If you are the kind of person who does not pay much attention to technology, you might assume that advances have slowed down in recent years.

After all, every phone upgrade only seems to come with marginal improvements and the same is broadly true for your TV, laptop, and most other personal devices, writes By Zaakir Mohamed, director, head of corporate investigations and forensics at CMS South Africa.

You may have heard about some exciting advances in augmented and virtual reality (AR and VR) but they’re nowhere near becoming as ubiquitous as the smartphones we so depend on.

Those with a closer eye on the space will, however, tell you that technology is changing faster than ever. A good example of this is artificial intelligence (AI) and more specifically generative AI. Capable of producing text, images, videos, and other forms of data using generative models, typically in response to prompts, generative AI has gone from something experimental just a few years ago to a technology that hundreds of millions of people use daily.

If you want to understand how rapid the adoption of generative AI tools has been, you only need to look at how quickly ChatGPT, the most high-profile tool in the sector, has grown. It took just five days to reach 1-million users and two months to reach 100-million.

As much as these kinds of technological advances offer incredible opportunities across a broad range of sectors, they also come with risks. Nowhere is that risk more apparent than in the field of cybersecurity. Already a challenge for most organisations, things are only going to become more difficult.

Accelerating cybercriminals, additional attack avenues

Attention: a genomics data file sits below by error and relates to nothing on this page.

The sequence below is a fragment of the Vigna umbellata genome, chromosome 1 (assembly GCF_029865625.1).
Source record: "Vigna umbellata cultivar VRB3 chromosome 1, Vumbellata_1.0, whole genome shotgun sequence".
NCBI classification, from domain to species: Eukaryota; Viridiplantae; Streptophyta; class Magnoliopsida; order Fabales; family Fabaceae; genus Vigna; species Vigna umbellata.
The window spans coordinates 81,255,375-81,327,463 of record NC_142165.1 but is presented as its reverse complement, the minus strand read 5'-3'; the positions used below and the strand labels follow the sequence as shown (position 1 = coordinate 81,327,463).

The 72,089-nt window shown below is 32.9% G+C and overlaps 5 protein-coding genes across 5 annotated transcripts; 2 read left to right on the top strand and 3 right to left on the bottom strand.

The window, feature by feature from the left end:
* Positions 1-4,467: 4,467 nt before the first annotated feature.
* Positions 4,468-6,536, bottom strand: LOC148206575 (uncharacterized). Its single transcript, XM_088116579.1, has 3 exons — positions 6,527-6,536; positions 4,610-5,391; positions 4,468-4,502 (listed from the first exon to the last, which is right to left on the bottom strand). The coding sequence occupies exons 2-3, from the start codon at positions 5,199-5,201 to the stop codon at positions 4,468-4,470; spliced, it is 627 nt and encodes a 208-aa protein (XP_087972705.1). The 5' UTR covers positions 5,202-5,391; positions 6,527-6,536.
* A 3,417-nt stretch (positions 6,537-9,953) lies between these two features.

In part, that is because cybercriminals are alert to technological advancements and are often among the first to use new technologies to enhance their own capabilities. That is as true for AI as it has been for any other nascent technology.

Cybersecurity firms have, for example, already identified a trend whereby attackers use AI to bolster their attacking capabilities. One way they do so is by using generative AI tools to create more advanced malicious code. Another way is to use it to write more convincing phishing emails which ensure that more people fall for them.

Upskilling and education remain the best defences

Imagine a scenario where employees are uploading proprietary company information or sensitive customer data to tools like ChatGPT. If that data gets leaked or compromised because a cybercriminal logs into an employee’s ChatGPT account, the legal and financial ramifications could be enormous.

It is critical, therefore, that organisations stay on top of the latest technological developments and understand what risks they present. And while they can, and should, use the best available technological tools to combat cyberattacks that result from the use of those new technologies, there are other, more effective defensive strategies they can take too.

Education and upskilling, for example, have consistently been shown to be among the most effective defences against cybercrime. Cyberattacks can happen at any time, and having staff that are trained and ready to recognise and respond to cyber risks such as ransomware, password management, and phishing is essential to protecting any organisation.

Of course, it is also important that organisations update their policies in line with new technologies. It is equally important, however, that they do not ban the use of those new technologies. With the current rate of technological change, adopting a wait-and-see approach risks being left behind.

Accepting and mitigating risks

Ultimately, if any organisation is to reap the benefits and opportunities that come with new technologies, it must accept that there will be risks too.

With the right approach, however, those risks can be mitigated. When it comes to doing so and avoiding legal, financial, and reputational damage, organisations must use all the available tools with a particular focus on education and upskilling.